As noted earlier, .NET Windows and web programs are not compiled into executable files, they are compiled into Assemblies that consist of Microsoft Intermediate Language (MSIL) instructions. The IL is saved in a file on disk. When you run your program, the IL is compiled again, using the Just In Time (JIT) compiler (a process often called JITing ). The result is machine code, executed by the machine's processor.
The standard JIT compiler runs on demand. When a method is called, the JIT compiler analyzes the IL and produces highly efficient machine code, which runs very fast. As the application runs, compilation happens only as needed, and once JIT-compiled, the code is cached for future use. As .NET applications run, they tend to become faster and faster, as the already-compiled code is reused.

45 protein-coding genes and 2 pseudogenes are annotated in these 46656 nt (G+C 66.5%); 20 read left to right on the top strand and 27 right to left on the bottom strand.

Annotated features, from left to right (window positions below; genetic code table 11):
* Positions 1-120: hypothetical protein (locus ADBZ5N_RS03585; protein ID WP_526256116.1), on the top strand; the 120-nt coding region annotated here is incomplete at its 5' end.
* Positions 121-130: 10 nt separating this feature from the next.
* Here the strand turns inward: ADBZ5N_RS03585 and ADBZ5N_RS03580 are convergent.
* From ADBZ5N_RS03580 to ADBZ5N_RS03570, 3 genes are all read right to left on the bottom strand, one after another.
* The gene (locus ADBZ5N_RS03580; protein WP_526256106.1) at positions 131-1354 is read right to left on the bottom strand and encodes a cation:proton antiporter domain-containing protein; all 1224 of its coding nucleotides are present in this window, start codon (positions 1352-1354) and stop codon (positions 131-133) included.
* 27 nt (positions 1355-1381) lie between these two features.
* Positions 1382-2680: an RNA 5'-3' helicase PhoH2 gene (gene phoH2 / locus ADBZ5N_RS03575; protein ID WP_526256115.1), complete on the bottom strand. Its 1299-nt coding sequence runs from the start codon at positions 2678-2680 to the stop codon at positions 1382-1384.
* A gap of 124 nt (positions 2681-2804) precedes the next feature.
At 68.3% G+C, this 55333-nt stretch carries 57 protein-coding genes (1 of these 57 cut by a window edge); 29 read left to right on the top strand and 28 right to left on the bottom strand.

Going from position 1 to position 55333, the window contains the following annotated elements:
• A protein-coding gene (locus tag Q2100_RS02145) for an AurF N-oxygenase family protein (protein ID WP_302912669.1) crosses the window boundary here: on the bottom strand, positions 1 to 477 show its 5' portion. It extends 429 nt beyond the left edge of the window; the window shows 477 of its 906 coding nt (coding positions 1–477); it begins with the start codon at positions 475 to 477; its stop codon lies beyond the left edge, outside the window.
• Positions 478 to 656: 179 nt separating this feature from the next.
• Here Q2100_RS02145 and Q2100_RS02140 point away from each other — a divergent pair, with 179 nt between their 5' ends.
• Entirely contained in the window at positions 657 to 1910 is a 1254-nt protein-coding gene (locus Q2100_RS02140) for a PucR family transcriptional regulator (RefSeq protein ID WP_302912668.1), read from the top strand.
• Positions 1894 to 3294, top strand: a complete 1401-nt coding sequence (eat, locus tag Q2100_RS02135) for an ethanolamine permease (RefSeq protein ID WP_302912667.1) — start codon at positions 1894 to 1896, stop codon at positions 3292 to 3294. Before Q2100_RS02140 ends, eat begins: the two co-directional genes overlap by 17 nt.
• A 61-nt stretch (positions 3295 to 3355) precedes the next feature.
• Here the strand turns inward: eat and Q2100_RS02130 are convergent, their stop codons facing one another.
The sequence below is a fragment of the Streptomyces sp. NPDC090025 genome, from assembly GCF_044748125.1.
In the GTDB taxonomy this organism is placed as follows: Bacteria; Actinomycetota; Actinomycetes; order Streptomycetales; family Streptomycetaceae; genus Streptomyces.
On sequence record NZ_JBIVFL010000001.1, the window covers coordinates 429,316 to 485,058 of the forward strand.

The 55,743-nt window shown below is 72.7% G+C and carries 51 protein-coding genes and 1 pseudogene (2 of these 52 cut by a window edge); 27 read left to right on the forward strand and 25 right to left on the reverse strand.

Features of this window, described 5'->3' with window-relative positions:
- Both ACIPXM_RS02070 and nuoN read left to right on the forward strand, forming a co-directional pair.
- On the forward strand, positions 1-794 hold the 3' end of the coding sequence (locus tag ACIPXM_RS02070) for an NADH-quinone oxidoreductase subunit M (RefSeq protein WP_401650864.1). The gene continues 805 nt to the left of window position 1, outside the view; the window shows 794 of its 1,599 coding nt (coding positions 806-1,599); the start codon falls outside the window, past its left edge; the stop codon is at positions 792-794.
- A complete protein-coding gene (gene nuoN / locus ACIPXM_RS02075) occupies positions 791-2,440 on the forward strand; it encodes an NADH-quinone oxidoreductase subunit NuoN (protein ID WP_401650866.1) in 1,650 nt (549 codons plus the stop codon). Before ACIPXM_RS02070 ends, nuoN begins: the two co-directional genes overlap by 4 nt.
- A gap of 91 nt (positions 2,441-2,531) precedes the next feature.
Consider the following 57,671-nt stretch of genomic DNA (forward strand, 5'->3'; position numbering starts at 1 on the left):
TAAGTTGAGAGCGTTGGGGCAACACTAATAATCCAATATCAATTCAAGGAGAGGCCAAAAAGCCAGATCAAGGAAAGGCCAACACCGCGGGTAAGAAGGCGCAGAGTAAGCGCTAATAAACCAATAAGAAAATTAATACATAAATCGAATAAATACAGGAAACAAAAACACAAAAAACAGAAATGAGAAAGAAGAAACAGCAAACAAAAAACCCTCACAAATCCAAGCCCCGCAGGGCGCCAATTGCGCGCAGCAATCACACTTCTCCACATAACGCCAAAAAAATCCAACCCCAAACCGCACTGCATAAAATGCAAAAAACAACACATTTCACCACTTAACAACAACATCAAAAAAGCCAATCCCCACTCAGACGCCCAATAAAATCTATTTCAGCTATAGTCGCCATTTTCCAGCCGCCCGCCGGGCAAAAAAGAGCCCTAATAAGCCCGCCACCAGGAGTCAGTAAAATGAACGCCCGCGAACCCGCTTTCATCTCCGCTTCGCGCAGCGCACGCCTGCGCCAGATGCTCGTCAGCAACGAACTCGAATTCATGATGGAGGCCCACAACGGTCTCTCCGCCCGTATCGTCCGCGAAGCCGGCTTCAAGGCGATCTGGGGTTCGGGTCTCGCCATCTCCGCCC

The C# language is disarmingly simple, but highly expressive when it comes to implementing modern programming concepts. C# includes all the support for structured, component-based, object-oriented programming that one might expect from a language that is the virtual child of both C++ and Java. With the release of C# 2.0, many of the most important missing ingredients in the original C#, such as generics and anonymous methods, have been added.
The heart of any object-oriented language is its support for defining and working with classes. Classes define new types, allowing you to extend the language to better model the problem you are trying to solve. C# contains keywords for declaring new classes and their methods and properties, and for implementing encapsulation, inheritance, and polymorphism, the three pillars of object-oriented programming.